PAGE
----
Here's what very few people outside the electrical industry know:  Except for hydroelectric (and there aren't any more sites for large dams in the U.S.), coal is the least-expensive way to make electricity.  So if you're a president intent on shutting down coal-fired power plants, anything you propose to replace that lost generating capacity will be more expensive, not less.

But in the story above, the writer has the EPA claiming "the proposal could ultimately shrink electric bills..."

Notice the qualifier "could."  If their analysis shows the cost of electricity will drop, why didn't they say "will"?

Because that's not going to happen.  And they know it.  But by feeding the AP propagandist that weasel-worded line, 99 percent of the public will think "Closing coal-fired plants will lower my electric bill."

The utter ridiculousness of that line doesn't occur to people unless they know something about commercial electricity generation.  And as you might imagine, that's a microscopic percentage of the population.

The EPA also says their plan "is NOT about shutting things down."  In an increasingly shaky economy that is SUCH a reassuring claim!  But is it true?  Why, it must be--they printed the number of jobs they claimed would be added by "construction, transmission, clean energy and more," and the number "associated with fossil fuels" and thus lost as a result of the policies, and the first one is bigger than the second, so doesn't that prove it?

What are the chances that the EPAs munchkins are wrong about those estimates?  Why, whatever would make you think that?  After all, it's not like the EPA bureaucrats are as incompetent as the ones in the Commerce Department, who officially estimated the economy's performance for the first quarter of this year--made during that same quarter--as one or two percent growth when the actual result was a 3% contraction.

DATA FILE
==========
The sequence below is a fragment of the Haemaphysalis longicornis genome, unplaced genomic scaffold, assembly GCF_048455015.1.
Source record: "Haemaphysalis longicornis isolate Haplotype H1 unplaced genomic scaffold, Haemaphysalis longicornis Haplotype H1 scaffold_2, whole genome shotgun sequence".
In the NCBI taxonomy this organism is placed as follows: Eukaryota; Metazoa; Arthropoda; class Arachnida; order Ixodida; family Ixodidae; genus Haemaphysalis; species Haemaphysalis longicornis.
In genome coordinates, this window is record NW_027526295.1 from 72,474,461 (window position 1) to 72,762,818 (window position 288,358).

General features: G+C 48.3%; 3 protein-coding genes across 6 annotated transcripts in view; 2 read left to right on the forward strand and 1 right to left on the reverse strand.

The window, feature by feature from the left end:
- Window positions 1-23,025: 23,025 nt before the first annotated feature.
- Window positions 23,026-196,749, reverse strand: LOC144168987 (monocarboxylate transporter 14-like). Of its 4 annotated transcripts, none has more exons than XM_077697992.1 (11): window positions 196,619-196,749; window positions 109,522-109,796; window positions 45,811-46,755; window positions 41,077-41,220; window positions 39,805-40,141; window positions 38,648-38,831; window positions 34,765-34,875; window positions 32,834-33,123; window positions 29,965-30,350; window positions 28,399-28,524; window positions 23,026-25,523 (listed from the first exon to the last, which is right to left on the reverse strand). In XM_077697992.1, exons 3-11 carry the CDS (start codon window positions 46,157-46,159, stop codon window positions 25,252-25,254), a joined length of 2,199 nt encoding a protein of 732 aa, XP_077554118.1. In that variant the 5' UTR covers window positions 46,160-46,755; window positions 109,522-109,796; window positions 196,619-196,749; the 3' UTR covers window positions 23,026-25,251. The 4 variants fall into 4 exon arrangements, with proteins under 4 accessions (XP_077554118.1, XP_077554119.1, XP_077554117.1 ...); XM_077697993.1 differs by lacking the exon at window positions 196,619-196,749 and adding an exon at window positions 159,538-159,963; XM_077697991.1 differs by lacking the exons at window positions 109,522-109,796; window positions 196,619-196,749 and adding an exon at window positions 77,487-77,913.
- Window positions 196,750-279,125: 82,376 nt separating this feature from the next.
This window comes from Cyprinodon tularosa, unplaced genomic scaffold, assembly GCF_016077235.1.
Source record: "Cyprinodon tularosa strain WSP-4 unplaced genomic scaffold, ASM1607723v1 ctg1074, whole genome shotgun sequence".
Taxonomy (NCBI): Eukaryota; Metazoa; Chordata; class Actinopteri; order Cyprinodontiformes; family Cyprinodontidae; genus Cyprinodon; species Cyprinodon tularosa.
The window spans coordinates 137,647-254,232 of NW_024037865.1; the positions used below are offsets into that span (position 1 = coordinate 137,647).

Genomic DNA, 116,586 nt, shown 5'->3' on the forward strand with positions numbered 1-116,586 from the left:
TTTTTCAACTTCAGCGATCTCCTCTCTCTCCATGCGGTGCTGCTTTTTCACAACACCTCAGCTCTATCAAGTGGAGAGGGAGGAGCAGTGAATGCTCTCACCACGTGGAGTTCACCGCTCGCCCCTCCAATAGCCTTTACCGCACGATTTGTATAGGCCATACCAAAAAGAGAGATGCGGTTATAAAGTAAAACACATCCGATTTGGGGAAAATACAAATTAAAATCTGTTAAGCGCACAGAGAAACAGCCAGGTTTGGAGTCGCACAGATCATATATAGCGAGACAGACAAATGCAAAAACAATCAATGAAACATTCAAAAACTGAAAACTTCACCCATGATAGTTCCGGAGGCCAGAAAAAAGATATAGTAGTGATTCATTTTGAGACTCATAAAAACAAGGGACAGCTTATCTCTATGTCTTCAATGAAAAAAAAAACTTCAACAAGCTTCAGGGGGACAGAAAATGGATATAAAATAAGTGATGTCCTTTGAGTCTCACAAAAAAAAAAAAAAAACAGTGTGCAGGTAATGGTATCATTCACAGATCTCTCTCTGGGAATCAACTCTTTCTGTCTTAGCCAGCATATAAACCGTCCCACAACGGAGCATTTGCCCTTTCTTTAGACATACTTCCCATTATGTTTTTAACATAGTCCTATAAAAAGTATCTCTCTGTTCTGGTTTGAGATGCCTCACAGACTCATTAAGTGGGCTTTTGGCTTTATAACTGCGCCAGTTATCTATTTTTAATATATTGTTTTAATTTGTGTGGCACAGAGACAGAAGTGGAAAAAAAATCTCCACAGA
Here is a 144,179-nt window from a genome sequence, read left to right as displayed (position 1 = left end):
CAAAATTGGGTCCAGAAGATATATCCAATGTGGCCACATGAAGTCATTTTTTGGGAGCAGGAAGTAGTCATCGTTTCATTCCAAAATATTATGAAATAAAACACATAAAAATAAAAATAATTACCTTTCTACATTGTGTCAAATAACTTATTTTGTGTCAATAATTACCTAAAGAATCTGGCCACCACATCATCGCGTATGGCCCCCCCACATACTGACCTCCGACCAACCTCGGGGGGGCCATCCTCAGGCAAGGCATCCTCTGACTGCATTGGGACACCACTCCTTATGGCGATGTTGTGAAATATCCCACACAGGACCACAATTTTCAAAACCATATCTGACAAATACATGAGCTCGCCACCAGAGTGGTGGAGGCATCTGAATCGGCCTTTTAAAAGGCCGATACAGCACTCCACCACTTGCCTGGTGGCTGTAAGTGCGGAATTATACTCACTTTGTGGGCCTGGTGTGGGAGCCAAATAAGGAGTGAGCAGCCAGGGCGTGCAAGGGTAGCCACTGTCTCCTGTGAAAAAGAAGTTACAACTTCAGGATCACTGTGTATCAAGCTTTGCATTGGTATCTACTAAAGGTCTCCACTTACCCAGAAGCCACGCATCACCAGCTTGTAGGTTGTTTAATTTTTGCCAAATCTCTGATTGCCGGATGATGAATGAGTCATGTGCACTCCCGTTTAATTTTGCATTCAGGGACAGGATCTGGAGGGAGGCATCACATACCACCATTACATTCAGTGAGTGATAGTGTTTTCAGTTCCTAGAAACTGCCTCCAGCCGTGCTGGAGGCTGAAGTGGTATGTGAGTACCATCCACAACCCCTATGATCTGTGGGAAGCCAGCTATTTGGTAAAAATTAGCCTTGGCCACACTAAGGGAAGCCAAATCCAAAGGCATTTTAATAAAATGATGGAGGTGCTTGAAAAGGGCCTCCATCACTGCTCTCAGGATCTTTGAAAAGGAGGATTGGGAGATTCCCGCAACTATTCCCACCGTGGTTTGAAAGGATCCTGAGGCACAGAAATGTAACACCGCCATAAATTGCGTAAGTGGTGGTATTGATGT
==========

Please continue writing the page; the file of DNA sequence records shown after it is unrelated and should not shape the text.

That would never happen with the EPA, because those folks are a lot smarter. And of course they'd never lie or torture an economic model to support the policies of a president from a party they rabidly support, eh?  Because that would be unethical, perhaps even illegal.  And we know that government employees are scrupulous about obeying our nation's laws. Just ask Lois Lerner and her comrades at the IRS.

So our lawless president has his agency issue rules that will force coal plants to close, but by the time that action causes shortages of electricity and skyrocketing electric bills he'll be out of office.  Virtually none of the public will connect those dismal, costly results to his policies and those of his party.  Instead it will be just one more thing that "just happened" all by itself.

A reporter with a technical background could explain it to the public, but such explanations will be confined to the pages of technical journals, and the story will be ignored by the mainstream media.  Editors will claim it's too technical, too complicated, to interest the public.

And when stories start appearing about poor people unable to afford air-conditioning, the Democrats will happily introduce a law to spend another $200 billion of taxpayer funds--really borrowed money--to give to low-income folks.

Win-win.  At least for Democrats.